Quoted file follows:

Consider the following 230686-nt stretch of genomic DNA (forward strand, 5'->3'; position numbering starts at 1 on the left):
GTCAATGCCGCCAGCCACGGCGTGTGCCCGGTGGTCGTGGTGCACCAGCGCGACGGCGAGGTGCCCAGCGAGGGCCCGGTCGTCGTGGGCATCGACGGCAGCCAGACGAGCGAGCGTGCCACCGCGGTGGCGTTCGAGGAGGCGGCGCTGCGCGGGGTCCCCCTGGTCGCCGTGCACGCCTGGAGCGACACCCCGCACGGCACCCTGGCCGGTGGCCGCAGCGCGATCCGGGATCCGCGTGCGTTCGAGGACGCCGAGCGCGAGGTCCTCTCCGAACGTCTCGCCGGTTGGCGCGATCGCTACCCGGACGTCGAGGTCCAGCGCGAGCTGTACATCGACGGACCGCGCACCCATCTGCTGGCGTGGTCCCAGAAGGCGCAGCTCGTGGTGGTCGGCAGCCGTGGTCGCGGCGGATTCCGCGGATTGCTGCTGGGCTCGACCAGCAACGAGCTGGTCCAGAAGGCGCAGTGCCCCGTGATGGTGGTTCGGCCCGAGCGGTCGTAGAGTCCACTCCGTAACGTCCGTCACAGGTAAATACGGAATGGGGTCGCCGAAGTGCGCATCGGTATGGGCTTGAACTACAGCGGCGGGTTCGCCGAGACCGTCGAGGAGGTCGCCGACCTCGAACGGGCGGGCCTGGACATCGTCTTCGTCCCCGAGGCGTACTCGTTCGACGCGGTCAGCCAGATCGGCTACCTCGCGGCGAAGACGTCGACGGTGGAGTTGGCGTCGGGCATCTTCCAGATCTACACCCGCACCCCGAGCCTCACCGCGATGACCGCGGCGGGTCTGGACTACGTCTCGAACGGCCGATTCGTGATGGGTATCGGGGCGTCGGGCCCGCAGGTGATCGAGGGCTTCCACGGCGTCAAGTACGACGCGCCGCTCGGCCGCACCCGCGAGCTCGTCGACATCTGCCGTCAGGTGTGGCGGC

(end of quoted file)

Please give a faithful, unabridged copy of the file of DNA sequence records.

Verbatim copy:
Consider the following 230686-nt stretch of genomic DNA (forward strand, 5'->3'; position numbering starts at 1 on the left):
GTCAATGCCGCCAGCCACGGCGTGTGCCCGGTGGTCGTGGTGCACCAGCGCGACGGCGAGGTGCCCAGCGAGGGCCCGGTCGTCGTGGGCATCGACGGCAGCCAGACGAGCGAGCGTGCCACCGCGGTGGCGTTCGAGGAGGCGGCGCTGCGCGGGGTCCCCCTGGTCGCCGTGCACGCCTGGAGCGACACCCCGCACGGCACCCTGGCCGGTGGCCGCAGCGCGATCCGGGATCCGCGTGCGTTCGAGGACGCCGAGCGCGAGGTCCTCTCCGAACGTCTCGCCGGTTGGCGCGATCGCTACCCGGACGTCGAGGTCCAGCGCGAGCTGTACATCGACGGACCGCGCACCCATCTGCTGGCGTGGTCCCAGAAGGCGCAGCTCGTGGTGGTCGGCAGCCGTGGTCGCGGCGGATTCCGCGGATTGCTGCTGGGCTCGACCAGCAACGAGCTGGTCCAGAAGGCGCAGTGCCCCGTGATGGTGGTTCGGCCCGAGCGGTCGTAGAGTCCACTCCGTAACGTCCGTCACAGGTAAATACGGAATGGGGTCGCCGAAGTGCGCATCGGTATGGGCTTGAACTACAGCGGCGGGTTCGCCGAGACCGTCGAGGAGGTCGCCGACCTCGAACGGGCGGGCCTGGACATCGTCTTCGTCCCCGAGGCGTACTCGTTCGACGCGGTCAGCCAGATCGGCTACCTCGCGGCGAAGACGTCGACGGTGGAGTTGGCGTCGGGCATCTTCCAGATCTACACCCGCACCCCGAGCCTCACCGCGATGACCGCGGCGGGTCTGGACTACGTCTCGAACGGCCGATTCGTGATGGGTATCGGGGCGTCGGGCCCGCAGGTGATCGAGGGCTTCCACGGCGTCAAGTACGACGCGCCGCTCGGCCGCACCCGCGAGCTCGTCGACATCTGCCGTCAGGTGTGGCGGC